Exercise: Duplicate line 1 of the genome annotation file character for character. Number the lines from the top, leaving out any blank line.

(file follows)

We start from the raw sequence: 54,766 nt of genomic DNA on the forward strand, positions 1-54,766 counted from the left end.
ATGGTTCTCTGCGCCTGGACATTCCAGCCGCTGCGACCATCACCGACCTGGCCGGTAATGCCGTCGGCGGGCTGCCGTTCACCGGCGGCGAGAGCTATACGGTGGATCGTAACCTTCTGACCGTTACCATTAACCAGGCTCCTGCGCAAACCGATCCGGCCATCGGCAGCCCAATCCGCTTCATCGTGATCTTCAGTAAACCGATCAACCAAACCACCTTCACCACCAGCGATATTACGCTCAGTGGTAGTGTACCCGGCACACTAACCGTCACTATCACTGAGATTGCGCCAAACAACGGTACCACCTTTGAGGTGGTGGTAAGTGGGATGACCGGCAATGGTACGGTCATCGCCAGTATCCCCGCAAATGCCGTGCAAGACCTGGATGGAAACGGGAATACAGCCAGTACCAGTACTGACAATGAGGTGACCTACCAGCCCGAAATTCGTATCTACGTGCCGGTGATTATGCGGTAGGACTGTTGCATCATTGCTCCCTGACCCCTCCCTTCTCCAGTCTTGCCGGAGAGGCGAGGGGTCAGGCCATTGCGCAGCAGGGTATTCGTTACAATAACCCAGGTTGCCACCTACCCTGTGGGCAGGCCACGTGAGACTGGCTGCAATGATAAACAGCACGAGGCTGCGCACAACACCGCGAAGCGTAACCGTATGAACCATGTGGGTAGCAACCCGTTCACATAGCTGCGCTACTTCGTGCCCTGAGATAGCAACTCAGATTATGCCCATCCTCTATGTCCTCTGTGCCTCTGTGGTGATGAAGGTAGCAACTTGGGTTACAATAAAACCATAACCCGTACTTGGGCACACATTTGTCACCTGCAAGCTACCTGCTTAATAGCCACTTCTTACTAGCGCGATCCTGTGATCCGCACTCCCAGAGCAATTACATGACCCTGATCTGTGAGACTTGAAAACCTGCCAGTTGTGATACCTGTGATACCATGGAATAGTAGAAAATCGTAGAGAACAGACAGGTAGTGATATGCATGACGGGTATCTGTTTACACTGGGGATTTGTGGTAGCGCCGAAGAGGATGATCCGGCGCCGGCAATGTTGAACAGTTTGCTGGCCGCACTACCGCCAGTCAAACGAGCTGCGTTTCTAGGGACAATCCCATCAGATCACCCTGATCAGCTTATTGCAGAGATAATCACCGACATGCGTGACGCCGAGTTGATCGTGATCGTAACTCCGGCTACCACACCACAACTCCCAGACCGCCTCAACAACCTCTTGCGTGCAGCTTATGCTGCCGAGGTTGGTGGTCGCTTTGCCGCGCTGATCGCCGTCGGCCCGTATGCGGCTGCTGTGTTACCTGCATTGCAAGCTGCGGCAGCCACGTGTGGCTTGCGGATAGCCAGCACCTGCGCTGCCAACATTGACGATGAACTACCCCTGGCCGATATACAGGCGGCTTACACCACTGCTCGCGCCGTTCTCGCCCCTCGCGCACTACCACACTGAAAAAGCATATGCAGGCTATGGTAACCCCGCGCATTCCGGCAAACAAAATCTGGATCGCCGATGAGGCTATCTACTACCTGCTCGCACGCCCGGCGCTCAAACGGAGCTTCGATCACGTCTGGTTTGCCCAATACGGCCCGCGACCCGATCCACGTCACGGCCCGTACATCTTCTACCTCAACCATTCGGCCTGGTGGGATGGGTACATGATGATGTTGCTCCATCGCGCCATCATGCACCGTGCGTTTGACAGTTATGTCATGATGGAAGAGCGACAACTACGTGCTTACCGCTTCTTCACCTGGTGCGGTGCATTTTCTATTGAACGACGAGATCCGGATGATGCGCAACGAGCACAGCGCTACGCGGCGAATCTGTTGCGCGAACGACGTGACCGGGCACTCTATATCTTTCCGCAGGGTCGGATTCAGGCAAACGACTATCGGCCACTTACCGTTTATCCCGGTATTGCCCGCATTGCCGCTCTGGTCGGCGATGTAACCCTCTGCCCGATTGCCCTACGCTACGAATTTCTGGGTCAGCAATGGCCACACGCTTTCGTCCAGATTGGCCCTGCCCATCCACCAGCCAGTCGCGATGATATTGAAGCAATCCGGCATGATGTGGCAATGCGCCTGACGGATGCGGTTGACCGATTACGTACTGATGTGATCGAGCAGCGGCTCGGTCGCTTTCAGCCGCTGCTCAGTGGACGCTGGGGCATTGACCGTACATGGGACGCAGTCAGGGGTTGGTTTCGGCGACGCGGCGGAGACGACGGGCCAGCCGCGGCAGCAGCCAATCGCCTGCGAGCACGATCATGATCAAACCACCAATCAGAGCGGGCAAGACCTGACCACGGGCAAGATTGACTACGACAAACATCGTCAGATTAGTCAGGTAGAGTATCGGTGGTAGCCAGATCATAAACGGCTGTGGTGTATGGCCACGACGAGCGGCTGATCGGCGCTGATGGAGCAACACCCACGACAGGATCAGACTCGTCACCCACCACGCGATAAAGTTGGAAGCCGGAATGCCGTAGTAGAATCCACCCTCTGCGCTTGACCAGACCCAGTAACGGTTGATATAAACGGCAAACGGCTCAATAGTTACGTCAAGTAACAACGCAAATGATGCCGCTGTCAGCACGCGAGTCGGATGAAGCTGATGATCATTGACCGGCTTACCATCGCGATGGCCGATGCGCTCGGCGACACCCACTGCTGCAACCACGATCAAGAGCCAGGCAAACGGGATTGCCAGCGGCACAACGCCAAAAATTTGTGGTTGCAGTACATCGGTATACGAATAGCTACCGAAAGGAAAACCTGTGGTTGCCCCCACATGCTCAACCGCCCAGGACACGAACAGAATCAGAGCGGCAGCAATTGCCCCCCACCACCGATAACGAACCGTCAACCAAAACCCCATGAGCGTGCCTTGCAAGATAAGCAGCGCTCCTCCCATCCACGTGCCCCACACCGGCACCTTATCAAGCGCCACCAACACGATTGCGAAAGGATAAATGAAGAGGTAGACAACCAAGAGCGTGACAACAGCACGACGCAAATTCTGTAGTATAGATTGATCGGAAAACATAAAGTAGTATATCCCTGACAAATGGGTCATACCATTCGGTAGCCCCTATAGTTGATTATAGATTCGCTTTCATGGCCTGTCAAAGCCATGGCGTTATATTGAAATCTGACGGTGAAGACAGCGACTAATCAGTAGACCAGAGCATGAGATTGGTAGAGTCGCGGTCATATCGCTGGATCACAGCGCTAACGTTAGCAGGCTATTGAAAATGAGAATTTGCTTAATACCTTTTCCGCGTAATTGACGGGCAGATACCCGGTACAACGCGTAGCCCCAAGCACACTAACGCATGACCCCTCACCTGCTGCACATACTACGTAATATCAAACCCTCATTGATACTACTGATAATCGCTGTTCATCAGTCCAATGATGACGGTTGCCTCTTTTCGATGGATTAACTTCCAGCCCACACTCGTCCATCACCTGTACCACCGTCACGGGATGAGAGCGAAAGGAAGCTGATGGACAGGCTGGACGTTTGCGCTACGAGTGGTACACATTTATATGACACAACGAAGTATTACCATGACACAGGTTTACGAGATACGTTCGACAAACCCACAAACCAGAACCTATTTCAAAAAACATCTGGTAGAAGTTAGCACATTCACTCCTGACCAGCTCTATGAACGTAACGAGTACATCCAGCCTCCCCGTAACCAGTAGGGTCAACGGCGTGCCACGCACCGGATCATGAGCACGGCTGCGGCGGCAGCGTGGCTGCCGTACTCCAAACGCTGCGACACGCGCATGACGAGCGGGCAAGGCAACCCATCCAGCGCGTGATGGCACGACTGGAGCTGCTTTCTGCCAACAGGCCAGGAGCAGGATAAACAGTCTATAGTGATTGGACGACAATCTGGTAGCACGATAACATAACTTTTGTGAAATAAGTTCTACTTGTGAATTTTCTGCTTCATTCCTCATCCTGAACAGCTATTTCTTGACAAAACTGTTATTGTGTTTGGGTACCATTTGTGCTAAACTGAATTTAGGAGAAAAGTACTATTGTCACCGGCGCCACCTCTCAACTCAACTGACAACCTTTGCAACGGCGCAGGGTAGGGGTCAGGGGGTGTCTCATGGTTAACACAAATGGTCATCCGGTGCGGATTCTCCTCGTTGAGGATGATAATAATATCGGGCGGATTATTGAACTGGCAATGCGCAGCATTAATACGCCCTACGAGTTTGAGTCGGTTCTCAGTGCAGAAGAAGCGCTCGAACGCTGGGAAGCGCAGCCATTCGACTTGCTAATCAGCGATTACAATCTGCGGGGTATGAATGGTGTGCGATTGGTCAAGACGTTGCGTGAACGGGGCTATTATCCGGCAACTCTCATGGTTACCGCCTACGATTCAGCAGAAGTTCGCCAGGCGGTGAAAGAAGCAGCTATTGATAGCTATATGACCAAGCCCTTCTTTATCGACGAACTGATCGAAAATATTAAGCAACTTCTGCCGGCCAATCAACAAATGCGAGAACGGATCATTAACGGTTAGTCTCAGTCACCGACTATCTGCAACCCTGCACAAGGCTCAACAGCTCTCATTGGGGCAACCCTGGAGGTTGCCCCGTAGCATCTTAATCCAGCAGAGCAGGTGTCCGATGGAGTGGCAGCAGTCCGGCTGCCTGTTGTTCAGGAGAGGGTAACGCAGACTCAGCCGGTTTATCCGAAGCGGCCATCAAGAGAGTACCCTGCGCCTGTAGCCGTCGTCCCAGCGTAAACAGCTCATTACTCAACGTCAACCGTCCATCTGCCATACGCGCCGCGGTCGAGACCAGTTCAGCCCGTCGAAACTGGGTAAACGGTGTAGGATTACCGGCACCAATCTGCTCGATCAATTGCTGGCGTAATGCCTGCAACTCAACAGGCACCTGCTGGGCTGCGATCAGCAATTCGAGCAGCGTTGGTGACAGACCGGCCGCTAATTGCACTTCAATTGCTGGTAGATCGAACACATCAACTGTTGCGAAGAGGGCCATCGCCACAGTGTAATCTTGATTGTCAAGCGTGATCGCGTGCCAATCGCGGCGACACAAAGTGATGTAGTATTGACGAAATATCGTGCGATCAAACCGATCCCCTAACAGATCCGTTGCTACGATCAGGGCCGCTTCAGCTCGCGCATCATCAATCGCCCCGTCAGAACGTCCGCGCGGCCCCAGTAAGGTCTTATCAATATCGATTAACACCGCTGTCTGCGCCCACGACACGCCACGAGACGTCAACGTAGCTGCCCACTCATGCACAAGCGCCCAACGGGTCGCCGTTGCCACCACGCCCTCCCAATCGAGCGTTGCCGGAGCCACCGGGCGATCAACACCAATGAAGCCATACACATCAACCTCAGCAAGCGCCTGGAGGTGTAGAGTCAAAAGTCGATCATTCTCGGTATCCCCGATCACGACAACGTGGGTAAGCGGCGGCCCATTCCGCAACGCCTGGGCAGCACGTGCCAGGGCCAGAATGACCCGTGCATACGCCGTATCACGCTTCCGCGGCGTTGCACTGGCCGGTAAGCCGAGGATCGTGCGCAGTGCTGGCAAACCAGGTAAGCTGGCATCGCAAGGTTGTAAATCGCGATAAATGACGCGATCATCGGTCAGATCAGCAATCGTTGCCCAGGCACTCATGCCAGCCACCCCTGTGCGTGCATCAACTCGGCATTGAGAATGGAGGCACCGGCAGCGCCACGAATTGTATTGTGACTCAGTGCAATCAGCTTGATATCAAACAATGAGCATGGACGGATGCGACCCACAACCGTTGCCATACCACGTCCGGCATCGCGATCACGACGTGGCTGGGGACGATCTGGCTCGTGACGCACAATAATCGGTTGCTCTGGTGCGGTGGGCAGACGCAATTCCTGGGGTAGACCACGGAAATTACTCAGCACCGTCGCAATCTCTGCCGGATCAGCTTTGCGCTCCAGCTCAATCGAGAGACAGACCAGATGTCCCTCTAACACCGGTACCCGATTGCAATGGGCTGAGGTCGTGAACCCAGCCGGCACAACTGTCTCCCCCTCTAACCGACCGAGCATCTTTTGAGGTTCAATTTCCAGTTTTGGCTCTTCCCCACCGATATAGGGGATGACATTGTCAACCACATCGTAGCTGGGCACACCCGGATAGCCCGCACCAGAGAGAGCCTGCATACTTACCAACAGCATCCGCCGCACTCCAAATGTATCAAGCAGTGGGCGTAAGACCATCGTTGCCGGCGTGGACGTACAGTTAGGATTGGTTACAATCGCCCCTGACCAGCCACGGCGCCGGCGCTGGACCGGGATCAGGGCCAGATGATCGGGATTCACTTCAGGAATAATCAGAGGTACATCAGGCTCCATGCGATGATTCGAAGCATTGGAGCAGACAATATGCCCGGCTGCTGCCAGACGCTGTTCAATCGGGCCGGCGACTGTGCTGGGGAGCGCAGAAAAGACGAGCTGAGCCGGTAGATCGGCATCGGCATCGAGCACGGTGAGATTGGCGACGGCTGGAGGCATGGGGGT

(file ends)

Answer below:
We start from the raw sequence: 54,766 nt of genomic DNA on the forward strand, positions 1-54,766 counted from the left end.